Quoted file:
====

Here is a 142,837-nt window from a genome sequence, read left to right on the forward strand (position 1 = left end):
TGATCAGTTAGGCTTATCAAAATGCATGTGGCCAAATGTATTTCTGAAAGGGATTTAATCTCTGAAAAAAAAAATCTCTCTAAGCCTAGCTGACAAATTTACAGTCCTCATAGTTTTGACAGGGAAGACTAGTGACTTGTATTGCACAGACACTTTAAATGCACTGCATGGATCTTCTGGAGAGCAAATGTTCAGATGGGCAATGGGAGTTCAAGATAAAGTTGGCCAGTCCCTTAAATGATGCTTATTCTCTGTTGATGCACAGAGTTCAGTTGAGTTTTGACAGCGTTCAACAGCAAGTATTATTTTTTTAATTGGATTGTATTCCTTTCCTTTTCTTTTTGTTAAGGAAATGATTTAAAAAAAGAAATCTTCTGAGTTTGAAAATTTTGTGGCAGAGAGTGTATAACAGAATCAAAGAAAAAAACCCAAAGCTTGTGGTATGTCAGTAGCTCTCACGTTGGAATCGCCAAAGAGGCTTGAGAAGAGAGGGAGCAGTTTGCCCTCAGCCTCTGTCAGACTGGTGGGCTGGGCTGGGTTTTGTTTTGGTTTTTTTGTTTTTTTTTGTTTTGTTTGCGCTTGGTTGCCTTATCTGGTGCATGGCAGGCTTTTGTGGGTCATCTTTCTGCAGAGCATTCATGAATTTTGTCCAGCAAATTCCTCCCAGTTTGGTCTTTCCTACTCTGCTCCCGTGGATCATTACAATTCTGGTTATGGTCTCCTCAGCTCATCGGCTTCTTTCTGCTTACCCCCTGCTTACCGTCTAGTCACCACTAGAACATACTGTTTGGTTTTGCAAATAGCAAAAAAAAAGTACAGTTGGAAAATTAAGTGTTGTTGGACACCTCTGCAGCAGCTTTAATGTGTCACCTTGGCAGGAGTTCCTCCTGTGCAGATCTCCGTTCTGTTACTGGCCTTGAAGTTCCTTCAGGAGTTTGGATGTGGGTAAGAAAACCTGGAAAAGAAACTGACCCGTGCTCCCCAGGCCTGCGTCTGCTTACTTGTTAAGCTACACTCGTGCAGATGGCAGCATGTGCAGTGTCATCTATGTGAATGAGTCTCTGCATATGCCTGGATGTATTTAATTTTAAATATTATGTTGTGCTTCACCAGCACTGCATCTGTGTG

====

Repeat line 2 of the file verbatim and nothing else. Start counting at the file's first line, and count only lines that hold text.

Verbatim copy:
TGATCAGTTAGGCTTATCAAAATGCATGTGGCCAAATGTATTTCTGAAAGGGATTTAATCTCTGAAAAAAAAAATCTCTCTAAGCCTAGCTGACAAATTTACAGTCCTCATAGTTTTGACAGGGAAGACTAGTGACTTGTATTGCACAGACACTTTAAATGCACTGCATGGATCTTCTGGAGAGCAAATGTTCAGATGGGCAATGGGAGTTCAAGATAAAGTTGGCCAGTCCCTTAAATGATGCTTATTCTCTGTTGATGCACAGAGTTCAGTTGAGTTTTGACAGCGTTCAACAGCAAGTATTATTTTTTTAATTGGATTGTATTCCTTTCCTTTTCTTTTTGTTAAGGAAATGATTTAAAAAAAGAAATCTTCTGAGTTTGAAAATTTTGTGGCAGAGAGTGTATAACAGAATCAAAGAAAAAAACCCAAAGCTTGTGGTATGTCAGTAGCTCTCACGTTGGAATCGCCAAAGAGGCTTGAGAAGAGAGGGAGCAGTTTGCCCTCAGCCTCTGTCAGACTGGTGGGCTGGGCTGGGTTTTGTTTTGGTTTTTTTGTTTTTTTTTGTTTTGTTTGCGCTTGGTTGCCTTATCTGGTGCATGGCAGGCTTTTGTGGGTCATCTTTCTGCAGAGCATTCATGAATTTTGTCCAGCAAATTCCTCCCAGTTTGGTCTTTCCTACTCTGCTCCCGTGGATCATTACAATTCTGGTTATGGTCTCCTCAGCTCATCGGCTTCTTTCTGCTTACCCCCTGCTTACCGTCTAGTCACCACTAGAACATACTGTTTGGTTTTGCAAATAGCAAAAAAAAAGTACAGTTGGAAAATTAAGTGTTGTTGGACACCTCTGCAGCAGCTTTAATGTGTCACCTTGGCAGGAGTTCCTCCTGTGCAGATCTCCGTTCTGTTACTGGCCTTGAAGTTCCTTCAGGAGTTTGGATGTGGGTAAGAAAACCTGGAAAAGAAACTGACCCGTGCTCCCCAGGCCTGCGTCTGCTTACTTGTTAAGCTACACTCGTGCAGATGGCAGCATGTGCAGTGTCATCTATGTGAATGAGTCTCTGCATATGCCTGGATGTATTTAATTTTAAATATTATGTTGTGCTTCACCAGCACTGCATCTGTGTG